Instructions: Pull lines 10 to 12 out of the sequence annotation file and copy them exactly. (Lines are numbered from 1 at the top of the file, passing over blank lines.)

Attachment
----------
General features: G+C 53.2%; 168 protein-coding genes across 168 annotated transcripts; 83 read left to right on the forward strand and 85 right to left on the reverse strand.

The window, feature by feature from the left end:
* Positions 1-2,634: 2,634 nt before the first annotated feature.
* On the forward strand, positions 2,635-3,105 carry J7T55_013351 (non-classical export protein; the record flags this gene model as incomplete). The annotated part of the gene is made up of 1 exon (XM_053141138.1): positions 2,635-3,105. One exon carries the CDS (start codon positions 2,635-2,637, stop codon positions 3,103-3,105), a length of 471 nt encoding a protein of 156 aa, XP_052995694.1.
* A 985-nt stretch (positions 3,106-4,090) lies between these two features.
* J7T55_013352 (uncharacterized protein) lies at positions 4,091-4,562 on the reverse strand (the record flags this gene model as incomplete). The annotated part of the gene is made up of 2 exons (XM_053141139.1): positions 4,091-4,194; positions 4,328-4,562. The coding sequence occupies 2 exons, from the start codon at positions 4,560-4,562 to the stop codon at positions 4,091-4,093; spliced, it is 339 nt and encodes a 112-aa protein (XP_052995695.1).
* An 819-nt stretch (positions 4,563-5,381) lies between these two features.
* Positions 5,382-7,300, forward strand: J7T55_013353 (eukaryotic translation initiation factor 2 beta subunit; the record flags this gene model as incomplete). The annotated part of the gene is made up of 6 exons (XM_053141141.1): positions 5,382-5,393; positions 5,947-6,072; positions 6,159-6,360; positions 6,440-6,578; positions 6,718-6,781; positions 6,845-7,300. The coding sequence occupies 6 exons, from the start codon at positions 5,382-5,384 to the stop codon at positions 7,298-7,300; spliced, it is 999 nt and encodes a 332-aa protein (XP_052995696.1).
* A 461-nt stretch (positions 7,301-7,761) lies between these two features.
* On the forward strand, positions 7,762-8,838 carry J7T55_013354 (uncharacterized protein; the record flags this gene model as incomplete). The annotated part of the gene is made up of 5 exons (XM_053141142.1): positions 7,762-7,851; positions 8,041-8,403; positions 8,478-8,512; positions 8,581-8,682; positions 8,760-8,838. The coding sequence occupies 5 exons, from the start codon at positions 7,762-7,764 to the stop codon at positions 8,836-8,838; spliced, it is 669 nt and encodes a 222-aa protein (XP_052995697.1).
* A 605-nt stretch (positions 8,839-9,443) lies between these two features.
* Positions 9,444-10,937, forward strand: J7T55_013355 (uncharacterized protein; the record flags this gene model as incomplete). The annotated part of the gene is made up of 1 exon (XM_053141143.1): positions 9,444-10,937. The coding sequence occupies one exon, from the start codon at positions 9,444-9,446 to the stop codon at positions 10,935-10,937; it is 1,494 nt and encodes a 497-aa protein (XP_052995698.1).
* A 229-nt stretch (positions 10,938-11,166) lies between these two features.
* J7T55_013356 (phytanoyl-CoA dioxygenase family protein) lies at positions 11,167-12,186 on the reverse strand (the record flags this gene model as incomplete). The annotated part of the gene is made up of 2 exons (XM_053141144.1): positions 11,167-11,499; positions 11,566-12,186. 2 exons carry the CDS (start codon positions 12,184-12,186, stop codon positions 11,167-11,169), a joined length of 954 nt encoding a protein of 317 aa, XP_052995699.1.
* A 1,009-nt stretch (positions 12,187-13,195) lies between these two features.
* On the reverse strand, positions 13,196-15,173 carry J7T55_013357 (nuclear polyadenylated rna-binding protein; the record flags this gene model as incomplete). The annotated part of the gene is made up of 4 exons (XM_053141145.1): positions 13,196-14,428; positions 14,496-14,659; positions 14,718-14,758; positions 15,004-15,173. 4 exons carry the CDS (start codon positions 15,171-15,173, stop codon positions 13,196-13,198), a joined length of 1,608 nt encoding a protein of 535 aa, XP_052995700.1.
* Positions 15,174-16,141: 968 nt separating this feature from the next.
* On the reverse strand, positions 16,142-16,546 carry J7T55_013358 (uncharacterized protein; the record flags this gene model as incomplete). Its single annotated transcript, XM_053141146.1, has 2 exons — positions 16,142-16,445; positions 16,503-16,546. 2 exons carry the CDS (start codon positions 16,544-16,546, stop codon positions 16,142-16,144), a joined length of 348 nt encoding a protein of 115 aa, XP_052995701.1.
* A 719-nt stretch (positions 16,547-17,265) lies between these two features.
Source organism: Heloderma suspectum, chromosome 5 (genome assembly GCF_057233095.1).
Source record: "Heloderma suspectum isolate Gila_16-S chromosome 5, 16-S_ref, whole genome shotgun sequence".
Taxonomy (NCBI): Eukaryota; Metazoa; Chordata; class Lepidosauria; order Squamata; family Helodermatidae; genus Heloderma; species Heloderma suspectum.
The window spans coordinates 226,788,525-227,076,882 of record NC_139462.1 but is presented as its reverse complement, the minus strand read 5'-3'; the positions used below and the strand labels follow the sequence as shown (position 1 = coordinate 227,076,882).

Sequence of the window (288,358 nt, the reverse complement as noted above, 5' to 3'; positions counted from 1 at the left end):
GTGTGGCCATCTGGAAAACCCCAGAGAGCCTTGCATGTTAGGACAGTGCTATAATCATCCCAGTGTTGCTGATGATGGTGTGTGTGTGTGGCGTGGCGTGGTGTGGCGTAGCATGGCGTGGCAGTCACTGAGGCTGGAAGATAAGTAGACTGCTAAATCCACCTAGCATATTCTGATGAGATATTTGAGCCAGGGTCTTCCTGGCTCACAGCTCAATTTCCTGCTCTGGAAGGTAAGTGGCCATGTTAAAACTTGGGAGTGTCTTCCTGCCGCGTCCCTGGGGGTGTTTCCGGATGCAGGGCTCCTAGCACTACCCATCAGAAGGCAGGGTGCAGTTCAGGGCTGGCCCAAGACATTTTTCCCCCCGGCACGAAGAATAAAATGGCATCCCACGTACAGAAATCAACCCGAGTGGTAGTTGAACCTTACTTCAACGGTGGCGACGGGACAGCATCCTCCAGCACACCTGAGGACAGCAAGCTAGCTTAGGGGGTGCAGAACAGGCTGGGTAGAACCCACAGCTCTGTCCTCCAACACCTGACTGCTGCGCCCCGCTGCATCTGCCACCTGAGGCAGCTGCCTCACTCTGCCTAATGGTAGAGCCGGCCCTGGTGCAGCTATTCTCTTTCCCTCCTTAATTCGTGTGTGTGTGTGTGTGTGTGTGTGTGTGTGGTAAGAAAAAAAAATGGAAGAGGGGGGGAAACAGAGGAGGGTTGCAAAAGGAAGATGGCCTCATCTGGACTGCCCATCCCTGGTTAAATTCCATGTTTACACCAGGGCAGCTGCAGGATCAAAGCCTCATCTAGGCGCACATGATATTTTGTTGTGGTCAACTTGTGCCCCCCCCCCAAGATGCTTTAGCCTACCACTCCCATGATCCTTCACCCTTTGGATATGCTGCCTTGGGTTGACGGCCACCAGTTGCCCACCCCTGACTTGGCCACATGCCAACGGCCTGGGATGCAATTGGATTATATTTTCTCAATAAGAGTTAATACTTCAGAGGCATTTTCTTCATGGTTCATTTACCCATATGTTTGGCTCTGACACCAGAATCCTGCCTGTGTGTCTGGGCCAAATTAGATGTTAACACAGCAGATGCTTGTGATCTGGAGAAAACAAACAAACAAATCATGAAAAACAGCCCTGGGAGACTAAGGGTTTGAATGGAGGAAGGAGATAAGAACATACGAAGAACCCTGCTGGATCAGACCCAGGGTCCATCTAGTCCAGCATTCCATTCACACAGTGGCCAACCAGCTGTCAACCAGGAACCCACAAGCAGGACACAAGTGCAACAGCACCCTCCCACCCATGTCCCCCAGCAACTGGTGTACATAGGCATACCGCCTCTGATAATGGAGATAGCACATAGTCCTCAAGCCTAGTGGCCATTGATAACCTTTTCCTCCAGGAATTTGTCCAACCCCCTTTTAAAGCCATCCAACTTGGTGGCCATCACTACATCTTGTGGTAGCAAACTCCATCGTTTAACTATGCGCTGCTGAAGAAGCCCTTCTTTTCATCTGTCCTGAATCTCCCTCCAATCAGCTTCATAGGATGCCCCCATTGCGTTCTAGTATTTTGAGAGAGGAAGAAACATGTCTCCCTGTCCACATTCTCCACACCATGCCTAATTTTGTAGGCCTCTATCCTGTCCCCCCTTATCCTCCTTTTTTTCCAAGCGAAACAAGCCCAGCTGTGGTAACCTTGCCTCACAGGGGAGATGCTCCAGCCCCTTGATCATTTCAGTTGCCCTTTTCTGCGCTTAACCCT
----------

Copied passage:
* On the forward strand, positions 7,762-8,838 carry J7T55_013354 (uncharacterized protein; the record flags this gene model as incomplete). The annotated part of the gene is made up of 5 exons (XM_053141142.1): positions 7,762-7,851; positions 8,041-8,403; positions 8,478-8,512; positions 8,581-8,682; positions 8,760-8,838. The coding sequence occupies 5 exons, from the start codon at positions 7,762-7,764 to the stop codon at positions 8,836-8,838; spliced, it is 669 nt and encodes a 222-aa protein (XP_052995697.1).
* A 605-nt stretch (positions 8,839-9,443) lies between these two features.
* Positions 9,444-10,937, forward strand: J7T55_013355 (uncharacterized protein; the record flags this gene model as incomplete). The annotated part of the gene is made up of 1 exon (XM_053141143.1): positions 9,444-10,937. The coding sequence occupies one exon, from the start codon at positions 9,444-9,446 to the stop codon at positions 10,935-10,937; it is 1,494 nt and encodes a 497-aa protein (XP_052995698.1).